Skip to content

How to Determine How Much You’ll Need in Retirement?


How much do you need to retire comfortably?

There is no one-size-fits-all answer. The amount you’ll need to retire depends on a variety of factors — including how much you plan to spend in retirement and how long you think you’ll live.

Still, a recent survey by Charles Schwab, indicated that many Americans believe that $1.7 million is the magic number. A managing director at Schwab Retirement Plan Services said that $1.7 million is a pretty good number based on the median salary in the United States.

However, “if you’re content to live in poverty,” say the writers at Financial Samurai Newsletter,  $400,000 would allow a single person to generate about $8,000 to $9,000 a year. That’s a 2 ½ percent return on investment with no depletion of the principal, very likely a worst case scenario.

How Much do You Need?

You‘ll probably need 80 percent of your pre-retirement income. Experts say you don’t need as much in retirement because you’ll no longer pay taxes toward Social Security, although you may have to pay taxes on your Social Security benefits.

You also won’t be putting money into your 401(k) or IRA. Clothing and commuting expenses should be lower when you’re not working.

Any income you get from a pension or Social Security will help. However, any withdrawals you take from a tax-deferred savings account, such as a traditional IRA or a 401(k) plan, will be reduced by the amount of taxes you have to pay.

The good news is that your money will most likely earn interest and grow. The challenge is no one knows exactly what stocks, bonds or bank certificates of deposit will earn. According to Morningstar, an investment management group, stocks have earned an average 10.29 percent a year since 1926; bonds an average 5.33 percent; and treasury bills about 3 percent. Financial planners caution savers to not be too optimistic and to figure on the low side.

Also keep in mind expenses that might occur beyond housing and food costs:

  • Travel often is the biggest expense the first three years of retirement.
  • Fidelity Investments estimates that the average couple will need $295,000 after taxes to cover medical expenses in retirement, excluding long-term care.
  • Many retirees want to leave money to their children, church or charities.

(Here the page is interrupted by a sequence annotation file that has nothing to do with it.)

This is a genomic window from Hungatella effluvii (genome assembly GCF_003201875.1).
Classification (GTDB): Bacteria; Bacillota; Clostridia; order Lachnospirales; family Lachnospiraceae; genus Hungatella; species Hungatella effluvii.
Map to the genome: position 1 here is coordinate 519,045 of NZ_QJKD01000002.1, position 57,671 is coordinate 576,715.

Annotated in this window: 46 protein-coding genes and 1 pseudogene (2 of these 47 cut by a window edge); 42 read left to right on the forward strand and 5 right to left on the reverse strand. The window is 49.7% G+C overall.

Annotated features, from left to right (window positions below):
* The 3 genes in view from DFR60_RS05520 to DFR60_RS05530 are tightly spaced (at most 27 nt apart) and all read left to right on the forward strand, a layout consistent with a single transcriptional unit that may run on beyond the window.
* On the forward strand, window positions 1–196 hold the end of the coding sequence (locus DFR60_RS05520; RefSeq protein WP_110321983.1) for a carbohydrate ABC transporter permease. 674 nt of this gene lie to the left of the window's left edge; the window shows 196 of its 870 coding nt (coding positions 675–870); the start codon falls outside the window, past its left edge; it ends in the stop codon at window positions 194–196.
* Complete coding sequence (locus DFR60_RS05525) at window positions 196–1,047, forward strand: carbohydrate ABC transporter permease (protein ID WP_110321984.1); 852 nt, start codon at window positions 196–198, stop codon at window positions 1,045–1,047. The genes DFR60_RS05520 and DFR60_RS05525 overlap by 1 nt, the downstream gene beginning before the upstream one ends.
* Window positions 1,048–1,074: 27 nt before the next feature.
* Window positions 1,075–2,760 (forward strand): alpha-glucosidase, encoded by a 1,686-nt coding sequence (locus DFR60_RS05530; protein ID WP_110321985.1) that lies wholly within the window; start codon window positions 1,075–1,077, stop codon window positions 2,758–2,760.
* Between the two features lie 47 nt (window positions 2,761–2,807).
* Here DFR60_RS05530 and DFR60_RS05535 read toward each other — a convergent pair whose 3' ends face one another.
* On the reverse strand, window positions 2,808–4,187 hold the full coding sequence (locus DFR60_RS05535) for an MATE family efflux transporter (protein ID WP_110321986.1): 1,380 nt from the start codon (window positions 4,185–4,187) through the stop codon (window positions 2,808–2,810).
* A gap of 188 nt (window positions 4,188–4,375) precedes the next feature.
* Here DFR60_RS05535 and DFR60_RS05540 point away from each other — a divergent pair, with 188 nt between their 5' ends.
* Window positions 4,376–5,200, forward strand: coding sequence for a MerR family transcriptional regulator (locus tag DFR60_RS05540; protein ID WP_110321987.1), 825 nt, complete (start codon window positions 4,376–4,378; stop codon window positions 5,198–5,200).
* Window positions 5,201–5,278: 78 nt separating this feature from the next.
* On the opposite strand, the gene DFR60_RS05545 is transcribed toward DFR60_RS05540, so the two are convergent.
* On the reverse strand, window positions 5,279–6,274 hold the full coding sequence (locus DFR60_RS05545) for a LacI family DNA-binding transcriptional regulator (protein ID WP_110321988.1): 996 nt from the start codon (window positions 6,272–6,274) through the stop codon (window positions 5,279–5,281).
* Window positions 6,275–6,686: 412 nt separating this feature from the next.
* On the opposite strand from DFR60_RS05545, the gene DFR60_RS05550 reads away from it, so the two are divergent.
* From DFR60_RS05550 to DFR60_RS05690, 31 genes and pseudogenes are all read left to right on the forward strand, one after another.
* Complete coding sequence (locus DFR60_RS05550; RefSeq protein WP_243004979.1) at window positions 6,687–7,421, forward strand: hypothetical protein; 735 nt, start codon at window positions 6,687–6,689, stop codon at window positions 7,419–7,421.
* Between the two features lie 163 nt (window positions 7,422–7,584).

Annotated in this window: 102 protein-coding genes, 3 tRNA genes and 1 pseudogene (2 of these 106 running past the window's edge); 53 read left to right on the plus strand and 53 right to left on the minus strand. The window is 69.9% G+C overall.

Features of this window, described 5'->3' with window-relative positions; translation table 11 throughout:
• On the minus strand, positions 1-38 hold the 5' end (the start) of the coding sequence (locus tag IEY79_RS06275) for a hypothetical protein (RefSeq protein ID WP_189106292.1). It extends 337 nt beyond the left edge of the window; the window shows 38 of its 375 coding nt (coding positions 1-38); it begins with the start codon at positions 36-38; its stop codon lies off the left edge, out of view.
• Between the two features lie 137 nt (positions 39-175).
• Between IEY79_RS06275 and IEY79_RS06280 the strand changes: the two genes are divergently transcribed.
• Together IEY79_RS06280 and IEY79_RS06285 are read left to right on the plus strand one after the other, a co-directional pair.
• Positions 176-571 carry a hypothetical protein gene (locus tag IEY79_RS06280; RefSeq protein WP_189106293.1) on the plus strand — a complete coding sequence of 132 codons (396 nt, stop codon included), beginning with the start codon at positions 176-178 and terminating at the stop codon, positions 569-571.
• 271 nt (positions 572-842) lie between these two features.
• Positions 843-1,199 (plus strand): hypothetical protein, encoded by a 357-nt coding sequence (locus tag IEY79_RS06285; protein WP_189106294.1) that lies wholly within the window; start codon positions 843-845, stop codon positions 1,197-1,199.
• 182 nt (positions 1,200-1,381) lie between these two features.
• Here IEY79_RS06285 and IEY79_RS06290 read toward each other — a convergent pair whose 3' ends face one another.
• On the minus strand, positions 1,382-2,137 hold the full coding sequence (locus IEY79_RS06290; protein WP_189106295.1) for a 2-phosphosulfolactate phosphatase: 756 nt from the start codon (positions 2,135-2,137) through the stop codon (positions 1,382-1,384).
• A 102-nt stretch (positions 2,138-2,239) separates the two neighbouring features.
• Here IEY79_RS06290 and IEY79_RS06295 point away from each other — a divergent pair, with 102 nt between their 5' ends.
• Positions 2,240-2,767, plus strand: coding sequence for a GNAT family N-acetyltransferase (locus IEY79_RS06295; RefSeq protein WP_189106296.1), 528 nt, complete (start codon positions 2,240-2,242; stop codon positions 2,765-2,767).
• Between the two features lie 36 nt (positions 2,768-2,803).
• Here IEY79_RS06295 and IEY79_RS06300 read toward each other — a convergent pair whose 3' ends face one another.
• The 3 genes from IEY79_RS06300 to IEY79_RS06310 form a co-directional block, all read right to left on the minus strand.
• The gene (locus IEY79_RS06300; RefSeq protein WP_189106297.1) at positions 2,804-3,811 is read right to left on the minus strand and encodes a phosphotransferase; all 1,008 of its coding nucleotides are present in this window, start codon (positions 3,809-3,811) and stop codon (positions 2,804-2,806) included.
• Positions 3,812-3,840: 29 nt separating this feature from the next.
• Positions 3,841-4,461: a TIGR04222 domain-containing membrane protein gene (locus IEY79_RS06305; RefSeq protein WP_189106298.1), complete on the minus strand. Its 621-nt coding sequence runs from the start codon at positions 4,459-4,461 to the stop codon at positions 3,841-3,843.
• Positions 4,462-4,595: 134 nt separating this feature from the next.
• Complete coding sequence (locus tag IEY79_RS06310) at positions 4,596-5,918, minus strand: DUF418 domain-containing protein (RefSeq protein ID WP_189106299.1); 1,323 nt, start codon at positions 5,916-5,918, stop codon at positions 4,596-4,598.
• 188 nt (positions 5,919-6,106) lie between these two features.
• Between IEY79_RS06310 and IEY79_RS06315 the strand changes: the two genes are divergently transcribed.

No one knows how long they will live, but according to Social Security, the average 65-year-old man can expect to live another 18 years to 83. The average 65-year-old woman can expect to live another 20.5 years, to 85.5.

Another indicator of how long you’ll live depends on your parents. If they live until they are in their late 90s, you probably will too.

And, finally, where you live will affect how much money you need. The top least expensive states according to median housing and monthly homeowner costs reported by the American Community Survey include Tennessee, Alabama, Missouri, Kentucky, Louisiana, Indiana, West Virginia, Oklahoma, Arkansas and Mississippi.

For instance, the average cost of a home in the most expensive state in the U.S., Hawaii, is $1,158,492. In Mississippi the median cost of a home is $114,500.

How Much Can You Withdraw Annually?

A landmark 1998 study from Trinity College found that an investor with a portfolio of 50 percent stocks and 50 percent bonds could withdraw 4 percent of the portfolio in the first year and adjust the withdrawal amount by the rate of inflation each subsequent year. Someone with $250,000 in savings could withdraw $10,000 in the first year and adjust that amount upward for inflation each year for the next 30 years. A $1 million retirement nest egg would generate $40,000 a year in income.

Of course, it also depends on how much you plan to spend. If you have $1.2 million in net worth and spend $300,000 a year on expenses and toys, you will need to drastically reduce your spending at retirement. However, someone with $500,000 and only spending $20,000 a year could see their net worth grow significantly in 30 years.

To reach your goal, financial advisors recommend you start young and save 10 percent to 15 percent of your annual salary.

Copyright © 2021 Smarts Publishing